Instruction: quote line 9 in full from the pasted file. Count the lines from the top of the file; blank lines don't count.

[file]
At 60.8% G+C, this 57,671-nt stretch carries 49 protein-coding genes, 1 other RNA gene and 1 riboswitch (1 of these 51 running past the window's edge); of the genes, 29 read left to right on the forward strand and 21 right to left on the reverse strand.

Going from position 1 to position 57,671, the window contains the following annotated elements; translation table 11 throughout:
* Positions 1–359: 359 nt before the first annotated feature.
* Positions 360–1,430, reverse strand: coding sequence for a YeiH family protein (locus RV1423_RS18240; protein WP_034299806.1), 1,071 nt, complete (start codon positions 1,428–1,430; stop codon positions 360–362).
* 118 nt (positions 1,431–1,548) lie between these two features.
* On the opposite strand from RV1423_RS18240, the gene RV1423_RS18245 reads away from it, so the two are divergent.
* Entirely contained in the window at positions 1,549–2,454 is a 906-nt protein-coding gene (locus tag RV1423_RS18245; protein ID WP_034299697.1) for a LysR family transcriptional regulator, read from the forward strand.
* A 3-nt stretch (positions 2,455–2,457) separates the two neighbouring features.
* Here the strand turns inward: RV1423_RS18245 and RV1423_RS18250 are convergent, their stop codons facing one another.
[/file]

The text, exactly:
* Here the strand turns inward: RV1423_RS18245 and RV1423_RS18250 are convergent, their stop codons facing one another.